By Shannon Gwynne
Murder and killing. What do we think of when we hear those words? Most of us would say the scum of the earth who live their days planning out what it would be like to kill their spouse, friend or even a complete stranger. Then we can ask, what fuels these people to do the unthinkable? Jealousy, rage, or a sense or power over an individual or even a group of people.
In the book “A murderer next door: Why the mind is designed to kill” by David Buss, about 91 percent of men and 87 percent of women have had at least one thought of what it would be like to kill someone. Does this make us all sick sociopaths? The answer is no. Why? Because the majority of us know right from wrong and can realize the consequences that these actions can have. However, in some people their sense of judgement is clouded by thoughts of murder. Do these people realize what lies ahead for them if they are caught? Many don’t. After justice has been served, most of these people are given anywhere from multiple life sentences to the death penalty.
I currently live in Canada, where the death penalty was abolished a long time ago, but in some countries like the United States, the method of putting someone to death for a heinous crime is still present. Thousands of people have been hung, shot, stoned, electrocuted and the most modern method is lethal injection.
Lethal injection can be quite the controversial topic. For the past few years it has been known as the “3 drug cocktail” – made up of sodium pentothal, pavulon and potassium chloride. The sodium pentothal begins to shut down the nervous system and render the person unconscious. The pavulon slows down the heart beat and blocks the exchanges between the heart and muscles. Finally the potassium chloride stuns the heart to stop it all together, resulting in a hopefully-painless death. While some people may believe the word “painless” and “criminal” don’t go together, there has to be some sense of humanity left in these individuals.
There are 35 states in the United States that have the death penalty. Ohio is the only state which has now switched to the new cocktail – pentobarbital. However there is quite some controversy to this method because it hasn’t been tested yet.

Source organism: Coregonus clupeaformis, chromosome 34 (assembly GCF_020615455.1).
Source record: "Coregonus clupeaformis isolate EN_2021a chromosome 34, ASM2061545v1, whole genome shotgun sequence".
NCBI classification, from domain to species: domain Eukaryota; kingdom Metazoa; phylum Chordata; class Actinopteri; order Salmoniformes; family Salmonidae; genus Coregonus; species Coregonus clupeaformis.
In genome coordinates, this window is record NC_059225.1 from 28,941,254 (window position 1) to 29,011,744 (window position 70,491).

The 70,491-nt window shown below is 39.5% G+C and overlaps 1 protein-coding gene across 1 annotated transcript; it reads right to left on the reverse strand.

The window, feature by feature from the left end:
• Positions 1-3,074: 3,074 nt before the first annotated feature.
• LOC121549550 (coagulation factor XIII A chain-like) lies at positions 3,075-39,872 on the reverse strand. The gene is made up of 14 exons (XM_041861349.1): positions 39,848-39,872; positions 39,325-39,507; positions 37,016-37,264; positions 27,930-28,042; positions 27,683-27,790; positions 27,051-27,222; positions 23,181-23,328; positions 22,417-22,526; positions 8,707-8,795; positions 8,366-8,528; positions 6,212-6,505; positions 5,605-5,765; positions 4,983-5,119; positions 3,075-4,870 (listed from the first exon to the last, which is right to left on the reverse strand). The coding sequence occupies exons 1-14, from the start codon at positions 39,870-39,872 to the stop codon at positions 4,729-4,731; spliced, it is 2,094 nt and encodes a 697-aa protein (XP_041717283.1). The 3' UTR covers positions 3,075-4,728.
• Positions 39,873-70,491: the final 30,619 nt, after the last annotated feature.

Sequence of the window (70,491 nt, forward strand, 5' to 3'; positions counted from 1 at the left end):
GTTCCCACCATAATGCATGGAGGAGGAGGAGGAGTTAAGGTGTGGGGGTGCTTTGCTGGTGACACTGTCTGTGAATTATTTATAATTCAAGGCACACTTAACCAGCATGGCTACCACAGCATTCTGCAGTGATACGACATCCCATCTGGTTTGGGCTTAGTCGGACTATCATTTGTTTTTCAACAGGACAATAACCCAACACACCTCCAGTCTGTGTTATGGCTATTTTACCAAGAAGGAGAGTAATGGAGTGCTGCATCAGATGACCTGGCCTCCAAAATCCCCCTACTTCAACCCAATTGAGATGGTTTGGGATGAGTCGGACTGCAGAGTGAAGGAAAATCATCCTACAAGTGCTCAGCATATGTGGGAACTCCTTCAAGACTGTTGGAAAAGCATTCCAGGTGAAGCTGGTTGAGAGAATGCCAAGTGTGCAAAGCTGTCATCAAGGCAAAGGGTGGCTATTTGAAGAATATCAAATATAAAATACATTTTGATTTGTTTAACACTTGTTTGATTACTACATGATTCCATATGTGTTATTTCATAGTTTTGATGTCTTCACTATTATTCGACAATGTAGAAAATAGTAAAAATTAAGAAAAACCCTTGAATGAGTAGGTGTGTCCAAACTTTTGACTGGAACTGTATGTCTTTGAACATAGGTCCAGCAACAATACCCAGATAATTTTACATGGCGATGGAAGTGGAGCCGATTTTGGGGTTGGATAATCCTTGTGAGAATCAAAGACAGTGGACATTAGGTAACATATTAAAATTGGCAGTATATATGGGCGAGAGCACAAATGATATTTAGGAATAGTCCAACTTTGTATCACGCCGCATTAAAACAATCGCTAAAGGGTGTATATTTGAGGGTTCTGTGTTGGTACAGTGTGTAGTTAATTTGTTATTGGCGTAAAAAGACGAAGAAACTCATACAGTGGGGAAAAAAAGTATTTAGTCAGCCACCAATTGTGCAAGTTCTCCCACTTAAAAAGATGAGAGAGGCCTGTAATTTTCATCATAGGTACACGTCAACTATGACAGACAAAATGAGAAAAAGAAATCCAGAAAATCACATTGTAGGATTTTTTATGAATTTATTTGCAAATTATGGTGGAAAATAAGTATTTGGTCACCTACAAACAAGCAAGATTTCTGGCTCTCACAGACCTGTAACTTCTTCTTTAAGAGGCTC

Pentobarbital can be compared to an extremely strong sleep aid. It is used during animal operations and has even been used in some heart surgeries. Essentially, Ohio would be using a large amount of the drug to make it lethal.
There has been an ongoing battle with states regarding the use of pentobarbital in executions. This is because it has not been tested and it brings up the question of is the execution constitutional. So a big question is, will this put executions on hold? Will murders and rapists sit in their confined cell, with 3 meals per day as the system figures out all the bugs with the new method?
It seems everyone has mixed opinions on the new drug. The Danish pharmaceutical company Lundbeck Inc. who produces the drug even said they don’t want their drug being used for executions.
Another common question could be what are the side effects of the drug? Well since it isn’t tested it is hard to know. However in one case in Alabama, Thomas Douglas Arthur was supposed to be put to death but his lawyer Suhana Hun argued, saying it could knock her client out completely. She continued to say this could make injections extremely painful and could fall under the category of “cruel and unusual punishment”. Arthur spent most of his time on death row narrowly escaping his fate by requesting appeals for the “punishment”. His case is still pending.
The way I see it, is that someone who commits murder of someone deserves exactly what is coming to them. Again, this is coming from someone whose country does not have the death penalty. Whether it is pentobarbital or the traditional cocktail, the criminal knows what is coming. There is no evading it once you are strapped on that table. The controversy of pentobarbital continues, as long as the death penalty does.